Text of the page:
South Africa is a good example of a country that has not been pressured into adopting the narrative touted by the Turkish government. Local politicians, students and academics regularly acknowledge the Hizmet Movement’s altruistic activities in the country.
M Behzad Fatmi, a Turkish political expert and commentator, has said that Ankara’s crackdown on Gullen followers amounts to “social and economic genocide” and asserted that the self-exiled scholar had no connection in the coup d’etat aimed at overthrowing the Erdogan regime.
Gülen comes off in the book as a charismatic figure, who is defined by humility. You can understand why some might find him troubling. He has inspired great loyalty. Yet, like the Dalai Lama and Pope Francis, he has used this charisma and loyalty for the good. A biography like this is important because it brings to life both the person, whose vision led to the creation of the movement and the nature of the movement itself.
No individual’s pain is to be underestimated. Thousands of families are being forced to leave their homeland by violence, terror, or fear of political prosecution. I would like to particularly talk about people of Turkey, who has been forced to leave their country since the Turkish Government ordered a massive witch hunt on members of the Hizmet (Gulen) movement after the July 15, 2016 coup attempt.
What caused Erdogan’s to turn against me? Two factors stand out. …. Secondly, there is the issue of Hizmet schools. We operate hundreds of them in Turkey and in some 170 countries around the world, more than 1.400 schools. Erdogan wanted to control our network as a tool to further his aim of dominating the entire Islamic world, as caliph.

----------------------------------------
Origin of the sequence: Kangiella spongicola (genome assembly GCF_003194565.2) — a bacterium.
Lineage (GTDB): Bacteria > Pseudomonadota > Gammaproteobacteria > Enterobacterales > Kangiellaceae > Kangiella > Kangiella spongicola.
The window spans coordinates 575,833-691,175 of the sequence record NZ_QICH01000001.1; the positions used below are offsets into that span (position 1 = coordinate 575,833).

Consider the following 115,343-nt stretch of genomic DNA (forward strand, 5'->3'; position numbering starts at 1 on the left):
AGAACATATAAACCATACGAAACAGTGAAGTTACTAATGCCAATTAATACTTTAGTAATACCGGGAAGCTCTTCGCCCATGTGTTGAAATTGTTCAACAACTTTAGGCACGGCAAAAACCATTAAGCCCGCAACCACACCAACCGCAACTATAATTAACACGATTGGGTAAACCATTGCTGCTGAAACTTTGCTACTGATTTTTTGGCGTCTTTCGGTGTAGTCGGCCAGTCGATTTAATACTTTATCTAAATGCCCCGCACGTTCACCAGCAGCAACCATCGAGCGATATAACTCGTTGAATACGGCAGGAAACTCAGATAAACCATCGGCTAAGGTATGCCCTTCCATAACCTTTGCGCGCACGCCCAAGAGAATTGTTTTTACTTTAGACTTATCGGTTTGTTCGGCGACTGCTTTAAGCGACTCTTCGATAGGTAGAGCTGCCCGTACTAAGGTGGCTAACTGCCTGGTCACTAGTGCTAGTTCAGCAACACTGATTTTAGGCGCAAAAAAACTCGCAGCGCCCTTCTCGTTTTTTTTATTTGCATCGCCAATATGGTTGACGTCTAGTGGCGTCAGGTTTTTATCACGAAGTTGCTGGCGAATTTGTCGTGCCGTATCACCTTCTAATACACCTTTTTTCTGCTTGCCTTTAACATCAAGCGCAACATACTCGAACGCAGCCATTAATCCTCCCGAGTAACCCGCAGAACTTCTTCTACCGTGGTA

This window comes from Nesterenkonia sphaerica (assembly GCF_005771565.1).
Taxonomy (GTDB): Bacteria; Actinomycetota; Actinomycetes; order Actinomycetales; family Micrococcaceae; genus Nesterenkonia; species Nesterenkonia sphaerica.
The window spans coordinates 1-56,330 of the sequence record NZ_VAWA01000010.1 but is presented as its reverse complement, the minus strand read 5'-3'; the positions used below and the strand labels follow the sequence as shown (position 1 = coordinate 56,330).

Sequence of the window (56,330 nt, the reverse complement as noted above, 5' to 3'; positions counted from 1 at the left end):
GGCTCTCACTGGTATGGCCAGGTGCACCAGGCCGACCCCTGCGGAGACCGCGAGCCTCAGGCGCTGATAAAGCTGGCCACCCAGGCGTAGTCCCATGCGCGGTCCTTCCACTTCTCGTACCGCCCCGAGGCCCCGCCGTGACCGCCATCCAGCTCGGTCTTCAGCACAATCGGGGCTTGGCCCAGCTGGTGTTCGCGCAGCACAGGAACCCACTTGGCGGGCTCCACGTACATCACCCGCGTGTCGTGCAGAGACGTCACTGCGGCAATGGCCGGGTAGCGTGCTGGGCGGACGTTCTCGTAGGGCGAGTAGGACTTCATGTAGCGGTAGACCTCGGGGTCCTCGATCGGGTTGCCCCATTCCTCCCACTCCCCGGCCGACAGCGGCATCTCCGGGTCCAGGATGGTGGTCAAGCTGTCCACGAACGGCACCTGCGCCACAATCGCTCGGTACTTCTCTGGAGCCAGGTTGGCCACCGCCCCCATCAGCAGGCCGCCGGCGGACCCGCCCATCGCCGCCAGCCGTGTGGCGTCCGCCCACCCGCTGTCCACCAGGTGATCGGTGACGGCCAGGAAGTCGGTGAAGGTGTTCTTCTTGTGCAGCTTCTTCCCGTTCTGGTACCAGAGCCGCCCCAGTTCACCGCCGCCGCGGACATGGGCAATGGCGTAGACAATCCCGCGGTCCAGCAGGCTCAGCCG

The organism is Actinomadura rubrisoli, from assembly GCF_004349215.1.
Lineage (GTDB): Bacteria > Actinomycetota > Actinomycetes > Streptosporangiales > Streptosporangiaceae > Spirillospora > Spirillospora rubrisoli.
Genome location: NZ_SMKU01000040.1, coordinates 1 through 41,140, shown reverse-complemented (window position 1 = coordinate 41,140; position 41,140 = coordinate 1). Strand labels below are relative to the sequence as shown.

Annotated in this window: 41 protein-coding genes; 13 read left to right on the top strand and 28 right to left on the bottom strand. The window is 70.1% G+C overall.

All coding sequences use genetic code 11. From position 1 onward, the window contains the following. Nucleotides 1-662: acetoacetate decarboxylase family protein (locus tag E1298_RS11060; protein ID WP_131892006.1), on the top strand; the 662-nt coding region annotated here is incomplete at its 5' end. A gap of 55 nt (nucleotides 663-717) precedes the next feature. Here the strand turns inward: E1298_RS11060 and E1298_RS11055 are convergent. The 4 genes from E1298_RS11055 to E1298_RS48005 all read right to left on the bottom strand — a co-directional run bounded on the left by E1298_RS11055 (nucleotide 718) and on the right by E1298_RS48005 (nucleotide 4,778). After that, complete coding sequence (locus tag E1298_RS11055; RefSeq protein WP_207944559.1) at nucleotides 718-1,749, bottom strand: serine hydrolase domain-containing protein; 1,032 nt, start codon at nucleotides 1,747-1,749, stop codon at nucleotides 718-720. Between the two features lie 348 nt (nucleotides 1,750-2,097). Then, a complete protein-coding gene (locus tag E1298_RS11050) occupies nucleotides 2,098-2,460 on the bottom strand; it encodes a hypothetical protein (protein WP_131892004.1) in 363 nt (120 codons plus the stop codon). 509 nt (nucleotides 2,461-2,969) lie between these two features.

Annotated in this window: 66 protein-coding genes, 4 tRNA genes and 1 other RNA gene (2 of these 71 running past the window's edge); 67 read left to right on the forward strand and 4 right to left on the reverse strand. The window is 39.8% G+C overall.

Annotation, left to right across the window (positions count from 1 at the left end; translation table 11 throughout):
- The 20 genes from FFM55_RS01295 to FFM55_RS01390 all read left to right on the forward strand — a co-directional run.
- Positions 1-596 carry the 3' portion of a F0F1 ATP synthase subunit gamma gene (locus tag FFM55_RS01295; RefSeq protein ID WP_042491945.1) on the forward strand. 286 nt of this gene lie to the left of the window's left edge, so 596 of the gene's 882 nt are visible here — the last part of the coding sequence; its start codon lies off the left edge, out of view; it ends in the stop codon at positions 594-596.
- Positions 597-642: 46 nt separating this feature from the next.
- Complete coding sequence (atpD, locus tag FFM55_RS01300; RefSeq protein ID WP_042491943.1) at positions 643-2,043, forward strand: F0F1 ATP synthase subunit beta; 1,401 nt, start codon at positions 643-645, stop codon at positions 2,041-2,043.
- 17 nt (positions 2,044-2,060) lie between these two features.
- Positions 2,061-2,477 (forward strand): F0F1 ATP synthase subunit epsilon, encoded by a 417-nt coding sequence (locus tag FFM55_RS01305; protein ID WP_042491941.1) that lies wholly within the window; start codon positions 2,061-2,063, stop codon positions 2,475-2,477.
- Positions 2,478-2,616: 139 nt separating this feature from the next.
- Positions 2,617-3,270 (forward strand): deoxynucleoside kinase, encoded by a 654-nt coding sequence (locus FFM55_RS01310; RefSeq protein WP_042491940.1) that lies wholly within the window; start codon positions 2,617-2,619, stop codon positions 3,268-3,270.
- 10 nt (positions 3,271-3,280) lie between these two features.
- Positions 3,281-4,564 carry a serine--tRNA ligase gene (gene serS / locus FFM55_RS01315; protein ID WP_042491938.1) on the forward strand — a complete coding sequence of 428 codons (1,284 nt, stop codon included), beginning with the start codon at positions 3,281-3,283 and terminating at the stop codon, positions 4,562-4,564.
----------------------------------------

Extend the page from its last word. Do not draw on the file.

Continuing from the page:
“People fear what they don’t know,” said Howard A. Beers Jr., the chairman of the Ross Township Board of Supervisors, the municipal government that oversees Saylorsburg. “I can tell you directly that these are the nicest people,” Beers said last week after a township meeting at which building inspection fees and a squabble over a local bar were major points of concern. “There’s nothing to fear.”
The faith-based network inspired by self-exiled Islamic preacher Fethullah Gülen, known as Hizmet (service) or more commonly the Gülen movement, issued a statement on Tuesday reiterating its principles while emphasizing transparency.
This week I was privileged to spend the night at the Pennsylvania compound of Fethullah Gülen, the Sufi influenced Turkish modernist. I had two sessions to ask him questions in front of his followers and was allowed to sit in on his evening meeting with followers as well as attend his two-hour class for his disciples in the morning.
Turkish government has transferred about 49,4 billion liras ($11 billion) of assets of 1,124 companies seized from those who have alleged affiliation to the Gülen movement to a special fund under a crackdown that began following a controversial coup attempt on July 15, 2016.
Most customers do not recognize the fit, well-dressed man walking around Tuts Bakery and Cafe, picking up used cups and dirty dishes. Why would they? And what would he be doing here? Hakan Sukur, 46, is one of Turkey’s most famous athletes, its most celebrated soccer player, a World Cup hero and a veteran of several of Europe’s top leagues. So how did Sukur end up here?